1956 Renault 4CV: Powered by a 748 cc engine producing 17 hp, which was coupled to a three-speed manual transmission, made these cars barely able to get out of their own way. Over 1.1 million of these economical mini-cars were made between 1947 and 1961,becoming the first French car to reach more than one million units in production.
Model by SOLIDO 1/43
1962 Facel Vega II: Facel Vega was a French builder of luxury cars. Their advertising slogan: "For the Few Who Own the Finest". Using Chrysler V8 engines, the overall engineering was straightforward, with a tubular chassis, double wishbone suspension at the front and a solid driven axle at the back, as in standard American practice. Performance was brisk, with an approx 118 mph top speed.
Model by SOLIDO 1/43
1962 Facel Vega II: The bodywork was beautifully styled, making the Facel Vega an enduring classic. Most cars were 2-door hardtops with no centre pillar, but a few convertibles were built. The Facel ll was powered by a 6.3L V8 which produced 390 hp and could reach over 135 mph. Produced from 1962-64, the Facel ll is now amongst the rarest and most sought-after of all 1960s Grand Tourers
Model by SOLIDO 1/43

1957 Renault 4CV: My dad bought a 4CV just like this white one, new in 1957 in reaction to the Suez fuel crisis. He drove it for three years and traded it in on a 1960 Mercury wagon. Talk about night and day! A 748 cc engine producing 17 hp, which was coupled to a three-speed manual transmission, made these cars barely able to get out of their own way. Not really designed for American roads, it was not a great car, but I have several in the collection for no other reason than nostalgia.
Model by ALTAYA 1/43
1965 Renault Dauphine Gordini: Over 2 million Dauphines were produced worldwide in eight countries between 1957-67. Powered by a 845cc, 34 hp air-cooled 4-cylinder, the Dauphine could do 0-60 in a whopping 30 seconds with its turned Gordini engine! With a rear swing-axle which promoted bad handling characteristics at speed, how this young French couple made it into the Alps for a picnic is a wonder! Still, a French classic.
Model by ALTAYA 1/43
1970 Renault-Gordini 8 : Produced from 1962-1973, the Renault 8 (R8) and was based on the Renault Dauphine. It borrowed styling cues from Alfa Romeo, who Renault partnered with to make the Dauphine. Powered by a 1.3L 4-cylinder engine with a cross-flow head producing 100 hp, the Gordini wersion was always the sporty variant of the R8 range and usually finished in French Blue.
Model by SOLIDO 1/43
1970 Citroen DS21 Break: Citroen produeced the DS from 1955-75. The influential design and features of these cars led it to be named one of the top cars of the 20th century. The DS advanced achievable standards in automobile ride quality, handling, and braking. Powered by a 2.4L four-cyl. engine, with its hydropneumatic automatic levelling suspension system, it was a great race/rally support vehicle.
Model by NOREV 1/43

1972 Citroen SM: The Citroën SM high performance coupé was produced by Citroën between 1970 and 1975. Powered by a 3.0L Maserati V6 producing 180 hp, The SM was Citroën's flagship vehicle, competing with other high performance GTs of the time from manufacturers such as Jaguar, Lotus, Ferrari, Aston Martin, Alfa Romeo and Porsche. I saw one in a Vancouver, BC dealer window in 1972 on a dark rainy day, the white car dazzling in the light and was captivated; but never enough to want to own one of these quirky cars.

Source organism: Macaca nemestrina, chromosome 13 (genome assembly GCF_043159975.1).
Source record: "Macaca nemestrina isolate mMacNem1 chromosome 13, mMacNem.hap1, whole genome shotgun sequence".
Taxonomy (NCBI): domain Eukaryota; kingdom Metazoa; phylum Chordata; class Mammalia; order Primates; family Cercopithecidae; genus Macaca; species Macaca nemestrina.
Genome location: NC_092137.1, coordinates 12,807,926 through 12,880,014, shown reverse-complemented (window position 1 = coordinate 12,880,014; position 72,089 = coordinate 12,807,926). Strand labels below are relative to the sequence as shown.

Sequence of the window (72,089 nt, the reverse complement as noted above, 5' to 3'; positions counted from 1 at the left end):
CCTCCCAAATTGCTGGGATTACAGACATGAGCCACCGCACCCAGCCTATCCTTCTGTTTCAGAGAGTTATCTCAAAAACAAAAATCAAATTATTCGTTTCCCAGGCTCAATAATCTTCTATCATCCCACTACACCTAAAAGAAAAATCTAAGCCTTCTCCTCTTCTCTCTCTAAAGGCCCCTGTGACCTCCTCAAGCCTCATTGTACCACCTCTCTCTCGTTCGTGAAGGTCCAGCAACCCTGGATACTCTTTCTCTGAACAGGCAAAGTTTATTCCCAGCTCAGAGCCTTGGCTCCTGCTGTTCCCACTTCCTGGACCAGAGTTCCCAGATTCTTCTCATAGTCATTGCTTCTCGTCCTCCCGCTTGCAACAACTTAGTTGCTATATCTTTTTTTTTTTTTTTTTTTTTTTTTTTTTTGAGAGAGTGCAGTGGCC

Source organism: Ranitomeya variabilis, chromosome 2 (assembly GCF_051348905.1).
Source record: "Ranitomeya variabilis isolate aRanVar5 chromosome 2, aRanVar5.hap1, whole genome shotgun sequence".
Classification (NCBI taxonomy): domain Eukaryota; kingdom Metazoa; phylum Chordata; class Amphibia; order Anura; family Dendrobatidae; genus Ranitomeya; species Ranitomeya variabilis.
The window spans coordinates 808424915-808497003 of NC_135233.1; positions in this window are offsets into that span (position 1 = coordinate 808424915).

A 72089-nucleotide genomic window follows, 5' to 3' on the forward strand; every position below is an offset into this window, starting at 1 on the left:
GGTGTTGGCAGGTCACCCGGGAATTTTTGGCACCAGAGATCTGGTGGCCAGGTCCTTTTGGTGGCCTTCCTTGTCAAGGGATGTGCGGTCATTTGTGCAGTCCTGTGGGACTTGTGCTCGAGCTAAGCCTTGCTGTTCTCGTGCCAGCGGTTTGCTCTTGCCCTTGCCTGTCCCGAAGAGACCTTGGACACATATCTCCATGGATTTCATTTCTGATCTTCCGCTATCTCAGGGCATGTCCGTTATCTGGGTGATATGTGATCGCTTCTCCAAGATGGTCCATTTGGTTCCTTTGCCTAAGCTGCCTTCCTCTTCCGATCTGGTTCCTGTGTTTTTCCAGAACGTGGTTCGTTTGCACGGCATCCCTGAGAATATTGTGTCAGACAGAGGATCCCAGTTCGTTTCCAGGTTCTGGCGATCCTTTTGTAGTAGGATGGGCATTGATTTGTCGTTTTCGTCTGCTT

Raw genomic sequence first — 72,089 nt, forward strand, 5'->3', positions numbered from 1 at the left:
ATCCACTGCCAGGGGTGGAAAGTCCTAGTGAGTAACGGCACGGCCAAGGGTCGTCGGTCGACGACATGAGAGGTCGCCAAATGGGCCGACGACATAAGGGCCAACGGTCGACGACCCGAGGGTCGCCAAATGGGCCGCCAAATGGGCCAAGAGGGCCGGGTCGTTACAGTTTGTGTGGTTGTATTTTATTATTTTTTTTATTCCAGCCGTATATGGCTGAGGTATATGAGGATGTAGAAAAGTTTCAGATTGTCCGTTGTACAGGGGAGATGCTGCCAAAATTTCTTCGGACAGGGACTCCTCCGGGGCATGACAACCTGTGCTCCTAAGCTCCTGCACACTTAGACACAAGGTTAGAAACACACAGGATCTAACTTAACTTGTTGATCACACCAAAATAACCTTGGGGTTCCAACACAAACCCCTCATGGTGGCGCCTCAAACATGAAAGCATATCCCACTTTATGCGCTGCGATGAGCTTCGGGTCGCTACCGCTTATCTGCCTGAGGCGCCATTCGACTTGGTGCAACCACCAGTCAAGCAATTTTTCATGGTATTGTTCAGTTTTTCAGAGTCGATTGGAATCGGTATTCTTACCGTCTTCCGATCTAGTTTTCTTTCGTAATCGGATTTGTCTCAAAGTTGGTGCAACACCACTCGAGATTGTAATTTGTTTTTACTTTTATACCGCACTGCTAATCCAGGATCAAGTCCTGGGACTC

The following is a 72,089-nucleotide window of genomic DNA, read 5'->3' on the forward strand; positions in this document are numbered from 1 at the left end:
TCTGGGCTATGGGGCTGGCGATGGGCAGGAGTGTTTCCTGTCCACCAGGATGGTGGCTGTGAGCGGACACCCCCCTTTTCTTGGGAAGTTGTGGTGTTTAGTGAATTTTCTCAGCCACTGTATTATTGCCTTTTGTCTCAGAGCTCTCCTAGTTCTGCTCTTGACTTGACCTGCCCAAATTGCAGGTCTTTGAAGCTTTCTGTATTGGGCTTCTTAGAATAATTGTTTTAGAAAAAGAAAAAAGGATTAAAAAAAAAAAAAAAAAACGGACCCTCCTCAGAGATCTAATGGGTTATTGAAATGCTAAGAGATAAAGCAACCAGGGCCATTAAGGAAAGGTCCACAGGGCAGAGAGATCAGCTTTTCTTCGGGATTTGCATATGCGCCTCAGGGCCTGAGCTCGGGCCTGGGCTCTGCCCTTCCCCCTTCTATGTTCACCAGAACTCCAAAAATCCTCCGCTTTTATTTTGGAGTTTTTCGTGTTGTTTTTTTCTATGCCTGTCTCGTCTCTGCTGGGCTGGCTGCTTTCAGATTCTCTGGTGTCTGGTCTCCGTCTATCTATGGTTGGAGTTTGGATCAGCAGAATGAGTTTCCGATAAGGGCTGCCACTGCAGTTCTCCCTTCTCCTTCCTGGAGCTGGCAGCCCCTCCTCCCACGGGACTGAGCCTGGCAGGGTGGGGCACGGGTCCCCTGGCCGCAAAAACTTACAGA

Model by AUTO PILEN 1/43
1974 Monica 560 V8: Monica is a French company that specialized in the manufacture of raiway equipment and like Italian counterparts, founder Jean Tastevin was an auto enthusiast who longed to build his own car. In 1966 he set up the car company to build a French luxury/sports counterpart to Jaguar and Aston Martin. Various prorotypes appeared through the years with Vignale coachwork, modified by James Young. In 1973, the decision to use a Rolls-Royce engine was abandoned in favor of the more reliable (and cheaper) Chrysler 5.6L "340" V8, which produced 285hp to propel the light tube frame car to 150 mph. Six production Monica's were made before production ceasedin 1975. The car was too expensive, costing almost as much as a Rolls-Royce and being the fastest sedan in the world was not enough to attract customers.
Model by ALTAYA/IXO 1/43
2016 Bugatti Chiron: Introduced in 2016, the Chrion named for famed Bugatti driver Louis Chiron form the 1930s, the Chiron was limited to 500 total production variants over its production run from 2016-2022. Sixty of the first generation of Chirons like this were made. They are powered by a mid-engine, 8.0L W16 engine which produces 1500 HP! The carbon fibre bodied Chiron is speed limited to a 261 MPH top-speed because it was deemed no tire was capable of handling its potential top-speed. A supercar worthy of the Bugatti name, which carries styling cues and colors of the Bugatti super cars that preceded it almost 80 years earlier.
Model by ALTAYA 1/43
2016 Bugatti Chiron:
Model by ALTAYA 1/43

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THE 24 HOURS of LE MANS 1923-2020



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PLEASE NOTE: From 1968 into the 1990's tobacco companies sponsored many significant race cars. We don't promote tobacco use, rather we stronly discourage it. However, we do promote historical accuracy, Old Irish Racing chooses to display models in our collection as historically accurate as possible. While seeing a tobacco advert on a car gives me no more desire to go smoke than seeing a car makes me want to go suck on its exhaust pipe. If tobacco (or alcohol) adverts on race cars offend you, please go look at nice pictures of bunnies and kittens on another site. Thank you!